Dirty? Check. Over-crowded? Check. Will I go back? Not anytime soon…
1) It’s easy to fall foul of a scam
Some tourists manage to stay out of trouble, but for many more (me included), being scammed in Delhi is difficult to avoid.
From the airport taxi driver keen to persuade you that your hotel is full, closed down or in a dangerous area, to the unscrupulous, pushy tour agent intent on making a fast buck by re-writing your itinerary for you, the touts are everywhere and you’re their target.
A top tip – if anyone asks you if you’ve been to Delhi before, it’s always better to say yes even if you’ve never set foot on Indian soil….
Don’t accept the first price you’re given. Photo: Matthew Winterburn
2) People are too polite to help…
It’s seen as impolite in Delhi to say you don’t know where something is, so trying to get a straight answer as a tourist can be impossible, particularly when you’re busy running the gauntlet of touts who intentionally want to send you off-track.
As a tourist in India you will stand out, and you will almost certainly be approached countless times by people who want to send you off to their friend’s shop/restaurant/hotel.
This is not only tiring, it means you quickly end up being wary of anyone who crosses your path, which is a real shame when there are some locals who genuinely want to help you.
Ask for help, but don’t expect a straight answer. Photo: Gilus_pl
3) ….but they’re lacking in good manners
You don’t have to wander very far before you stumble across a man urinating against a wall or spitting on the street.
It’s something that might raise eyebrows elsewhere, but not in Delhi. Look closely, and you’ll see the tell-tale, red spit-stains from paan all over the pavement: a Betel leaf parcel most commonly filled with either powdered tobacco or areca nuts and spices, chewed throughout India as a palate cleanser, breath freshener and mild stimulant.
Although the government of Delhi prepared guidelines ahead of the 2010 Commonwealth Games for residents – warning them not to spit in public or urinate – any good manners seem to have left along with the athletes.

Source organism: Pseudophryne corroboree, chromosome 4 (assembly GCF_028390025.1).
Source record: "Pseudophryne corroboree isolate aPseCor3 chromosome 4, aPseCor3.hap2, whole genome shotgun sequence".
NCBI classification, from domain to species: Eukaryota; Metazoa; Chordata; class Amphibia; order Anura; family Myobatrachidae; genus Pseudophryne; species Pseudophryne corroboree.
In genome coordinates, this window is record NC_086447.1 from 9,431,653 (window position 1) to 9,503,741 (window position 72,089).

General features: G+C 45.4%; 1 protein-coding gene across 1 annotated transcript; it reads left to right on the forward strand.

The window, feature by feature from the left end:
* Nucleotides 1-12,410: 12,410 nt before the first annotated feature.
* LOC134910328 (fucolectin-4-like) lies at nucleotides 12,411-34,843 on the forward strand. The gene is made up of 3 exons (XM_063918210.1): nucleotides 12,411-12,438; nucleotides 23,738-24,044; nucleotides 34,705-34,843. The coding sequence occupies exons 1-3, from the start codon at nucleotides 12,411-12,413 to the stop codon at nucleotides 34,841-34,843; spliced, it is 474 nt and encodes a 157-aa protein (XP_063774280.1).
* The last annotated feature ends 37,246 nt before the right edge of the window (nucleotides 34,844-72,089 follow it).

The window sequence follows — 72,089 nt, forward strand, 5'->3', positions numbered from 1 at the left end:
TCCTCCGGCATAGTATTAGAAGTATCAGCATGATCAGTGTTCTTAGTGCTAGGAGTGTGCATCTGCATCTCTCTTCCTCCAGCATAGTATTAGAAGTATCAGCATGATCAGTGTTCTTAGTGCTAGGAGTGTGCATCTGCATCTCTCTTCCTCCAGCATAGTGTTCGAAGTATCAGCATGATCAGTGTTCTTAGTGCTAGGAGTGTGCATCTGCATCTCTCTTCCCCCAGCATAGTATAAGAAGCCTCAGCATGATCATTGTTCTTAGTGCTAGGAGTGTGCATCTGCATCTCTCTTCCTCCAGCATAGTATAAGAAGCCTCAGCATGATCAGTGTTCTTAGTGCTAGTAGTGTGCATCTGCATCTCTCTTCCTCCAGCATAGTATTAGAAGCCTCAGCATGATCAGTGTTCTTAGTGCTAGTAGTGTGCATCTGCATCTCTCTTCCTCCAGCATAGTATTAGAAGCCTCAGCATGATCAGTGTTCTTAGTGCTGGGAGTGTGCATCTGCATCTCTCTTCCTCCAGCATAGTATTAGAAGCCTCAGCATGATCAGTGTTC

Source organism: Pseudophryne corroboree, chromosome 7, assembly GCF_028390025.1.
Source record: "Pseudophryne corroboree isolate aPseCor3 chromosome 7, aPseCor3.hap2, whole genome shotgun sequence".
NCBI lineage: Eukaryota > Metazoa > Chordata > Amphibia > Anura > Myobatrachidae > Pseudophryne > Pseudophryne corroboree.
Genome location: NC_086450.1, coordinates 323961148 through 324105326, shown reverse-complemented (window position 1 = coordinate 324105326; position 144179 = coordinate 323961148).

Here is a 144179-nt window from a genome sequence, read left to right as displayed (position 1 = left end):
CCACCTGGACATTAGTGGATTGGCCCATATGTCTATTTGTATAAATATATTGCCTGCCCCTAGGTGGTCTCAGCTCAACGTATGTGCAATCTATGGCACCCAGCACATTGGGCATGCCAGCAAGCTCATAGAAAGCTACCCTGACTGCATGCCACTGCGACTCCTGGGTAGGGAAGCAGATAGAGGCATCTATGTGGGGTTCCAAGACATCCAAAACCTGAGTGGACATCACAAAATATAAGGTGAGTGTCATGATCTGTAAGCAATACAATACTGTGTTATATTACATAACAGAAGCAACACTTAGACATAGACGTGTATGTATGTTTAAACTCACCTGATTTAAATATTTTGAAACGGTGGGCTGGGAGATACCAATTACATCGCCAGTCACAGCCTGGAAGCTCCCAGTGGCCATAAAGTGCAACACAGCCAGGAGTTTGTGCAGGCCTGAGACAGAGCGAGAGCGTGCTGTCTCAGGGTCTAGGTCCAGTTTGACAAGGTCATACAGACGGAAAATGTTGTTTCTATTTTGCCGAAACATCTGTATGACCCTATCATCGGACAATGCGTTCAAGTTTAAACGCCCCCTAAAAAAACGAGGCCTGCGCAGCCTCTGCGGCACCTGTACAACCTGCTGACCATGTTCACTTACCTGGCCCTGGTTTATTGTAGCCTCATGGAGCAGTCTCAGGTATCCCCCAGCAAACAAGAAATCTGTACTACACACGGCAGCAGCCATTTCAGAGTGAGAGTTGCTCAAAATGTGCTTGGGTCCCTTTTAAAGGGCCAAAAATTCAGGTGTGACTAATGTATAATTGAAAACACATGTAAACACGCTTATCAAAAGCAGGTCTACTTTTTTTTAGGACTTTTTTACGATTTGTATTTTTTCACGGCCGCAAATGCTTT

Watch where you walk, there’s a paan stain near you. Photo: Rahul Chhiber
4) Even bad accommodation is expensive
I stayed in some stunning Havelis (private mansions) in Rajasthan that were a complete bargain.
Although you expect hotels in any capital city to be more expensive, in my opinion, $65 a night for a dark, dirty, cold room with no hot water and filthy towels was horribly overpriced.
There might be some decent options in Delhi, but you have to search hard to find them.
Will there be hot water? Photo: EvanLovely
5) Driving is an extreme sport
Even after a long night flight and no sleep, there was nothing about my first Delhi taxi ride that made me want to drift off.
Lanes are painted on the road but completely ignored (my record spot was seven jostling vehicles across three lanes); cars switch lanes erratically with a loud ‘hoooooonk’ rather than an indicator, tailgating comes as standard practice and my driver was more interested in simultaneously chatting to me (“where are you from? Ah Englaaaand…verrrrry good country…first time in India?”), smoking, talking on his mobile and fiddling with the radio than driving.
Truly a white-knuckle ride.
Try a different route if you need to get somewhere in a hurry. Photo: kds1505
6) The winter fog can wreck your plans
The persistent fog that hits India’s capital every winter is a well-known Delhi phenomenon and its effect is far-reaching, with the power to totally disrupt your vacation.
Last year, at least 60 flights were either delayed or canceled and more than 50 trains delayed during a heavy bout of fog, with thousands of people stranded at railway stations and airports.
The fog comes every winter. Photo: Daveybot
7) It’s downright dirty
Most big cities are a bit grubby, but with the pungent stench of sewage, rotting fruit on the ground and the shocking landscape of a never-ending sea of litter as you pull out of Delhi’s train station, India’s capital city is a depressing assault on the senses.
Plastic waste in particular is a massive environmental problem, and it’s a common sight to see cows, pigs and stray dogs chomping through piles of garbage on the roadside.
Litter, litter, everywhere. Photo: Raaf
8) It’s claustrophobic and over-crowded
As a Londoner, I’m used to cramming myself onto public transport in rush hour with hundreds of thousands of commuters but Delhi is in a whole different league – with a population of 15 million people, just walking down the street feels claustrophobic and overbearing.
What’s more, the 10 million or so buses, trucks, cars, auto rickshaws and motorbikes that crowd the city’s roads every day mean getting anywhere takes three times as long as you expect.
Delhi: a good place to be if you’re feeling lonely: Photo: Mckaysavage
Have you experienced a different side to Delhi? Which city tops your most-hated list? Post your comments below and let me know!
If you liked this you might also like: My 8 Favorite Spiritual Places in the World.
Main image: Delhi Bus by DSLR Neil